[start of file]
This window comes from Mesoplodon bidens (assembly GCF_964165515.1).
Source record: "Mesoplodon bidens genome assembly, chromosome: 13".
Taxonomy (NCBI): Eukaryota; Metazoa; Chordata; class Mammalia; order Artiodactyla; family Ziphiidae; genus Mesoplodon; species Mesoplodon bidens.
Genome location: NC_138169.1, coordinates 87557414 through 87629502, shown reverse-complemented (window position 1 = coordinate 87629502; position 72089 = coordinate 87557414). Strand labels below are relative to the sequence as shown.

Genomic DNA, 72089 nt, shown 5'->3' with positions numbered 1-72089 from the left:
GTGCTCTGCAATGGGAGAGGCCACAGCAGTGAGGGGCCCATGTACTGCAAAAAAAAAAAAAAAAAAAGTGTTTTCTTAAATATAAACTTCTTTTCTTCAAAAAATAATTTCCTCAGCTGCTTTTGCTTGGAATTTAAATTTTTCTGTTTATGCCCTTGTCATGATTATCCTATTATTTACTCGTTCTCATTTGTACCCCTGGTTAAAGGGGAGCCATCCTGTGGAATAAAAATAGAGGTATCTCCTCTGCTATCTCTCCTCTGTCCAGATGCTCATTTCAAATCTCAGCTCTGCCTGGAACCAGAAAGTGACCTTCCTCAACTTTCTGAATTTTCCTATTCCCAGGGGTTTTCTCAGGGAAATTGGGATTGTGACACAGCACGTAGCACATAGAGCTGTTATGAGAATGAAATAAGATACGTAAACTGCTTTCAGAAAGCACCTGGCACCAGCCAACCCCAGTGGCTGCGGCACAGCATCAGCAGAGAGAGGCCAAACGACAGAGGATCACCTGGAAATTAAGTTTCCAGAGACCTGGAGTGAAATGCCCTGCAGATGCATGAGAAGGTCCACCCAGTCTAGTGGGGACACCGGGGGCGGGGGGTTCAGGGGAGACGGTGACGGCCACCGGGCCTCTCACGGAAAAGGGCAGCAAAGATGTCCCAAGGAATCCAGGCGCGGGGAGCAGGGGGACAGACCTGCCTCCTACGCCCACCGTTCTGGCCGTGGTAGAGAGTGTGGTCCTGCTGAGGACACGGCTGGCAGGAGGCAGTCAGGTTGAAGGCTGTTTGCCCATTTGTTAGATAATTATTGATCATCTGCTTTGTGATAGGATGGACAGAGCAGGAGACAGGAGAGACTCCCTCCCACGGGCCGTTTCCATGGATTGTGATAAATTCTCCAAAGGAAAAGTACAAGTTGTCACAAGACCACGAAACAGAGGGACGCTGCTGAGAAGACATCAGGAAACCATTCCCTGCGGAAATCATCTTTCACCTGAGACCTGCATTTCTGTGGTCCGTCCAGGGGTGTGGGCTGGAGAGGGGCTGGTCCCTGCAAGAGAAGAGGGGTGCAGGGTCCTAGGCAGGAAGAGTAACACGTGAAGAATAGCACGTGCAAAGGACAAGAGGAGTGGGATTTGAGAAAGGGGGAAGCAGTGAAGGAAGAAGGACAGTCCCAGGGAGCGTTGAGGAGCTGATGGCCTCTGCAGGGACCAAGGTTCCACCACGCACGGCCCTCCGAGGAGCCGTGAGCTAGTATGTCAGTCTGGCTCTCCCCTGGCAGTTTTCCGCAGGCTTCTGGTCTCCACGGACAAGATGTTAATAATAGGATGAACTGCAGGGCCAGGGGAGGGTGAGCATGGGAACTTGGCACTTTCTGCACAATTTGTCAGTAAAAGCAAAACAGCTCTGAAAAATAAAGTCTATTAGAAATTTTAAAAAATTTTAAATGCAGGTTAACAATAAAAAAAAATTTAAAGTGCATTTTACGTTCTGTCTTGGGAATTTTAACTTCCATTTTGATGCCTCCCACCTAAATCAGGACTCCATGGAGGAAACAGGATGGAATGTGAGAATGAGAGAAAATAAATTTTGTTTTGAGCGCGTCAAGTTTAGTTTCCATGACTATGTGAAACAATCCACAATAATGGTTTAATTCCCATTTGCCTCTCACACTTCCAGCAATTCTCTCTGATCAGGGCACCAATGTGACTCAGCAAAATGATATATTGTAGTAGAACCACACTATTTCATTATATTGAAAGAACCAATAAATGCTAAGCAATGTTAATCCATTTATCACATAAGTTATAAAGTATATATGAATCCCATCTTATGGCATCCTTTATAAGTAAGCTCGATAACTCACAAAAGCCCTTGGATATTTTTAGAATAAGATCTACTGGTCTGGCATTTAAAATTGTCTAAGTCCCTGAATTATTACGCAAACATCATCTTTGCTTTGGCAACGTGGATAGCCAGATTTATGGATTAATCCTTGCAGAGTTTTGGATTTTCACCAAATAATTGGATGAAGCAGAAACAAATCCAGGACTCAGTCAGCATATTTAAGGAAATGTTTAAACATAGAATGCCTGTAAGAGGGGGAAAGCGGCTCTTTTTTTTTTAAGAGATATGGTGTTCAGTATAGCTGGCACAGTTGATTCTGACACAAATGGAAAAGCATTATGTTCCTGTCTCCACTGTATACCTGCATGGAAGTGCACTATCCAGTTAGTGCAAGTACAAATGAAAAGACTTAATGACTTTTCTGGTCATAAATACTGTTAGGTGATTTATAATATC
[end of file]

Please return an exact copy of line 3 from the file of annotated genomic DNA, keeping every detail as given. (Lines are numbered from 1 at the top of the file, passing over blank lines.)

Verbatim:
Taxonomy (NCBI): Eukaryota; Metazoa; Chordata; class Mammalia; order Artiodactyla; family Ziphiidae; genus Mesoplodon; species Mesoplodon bidens.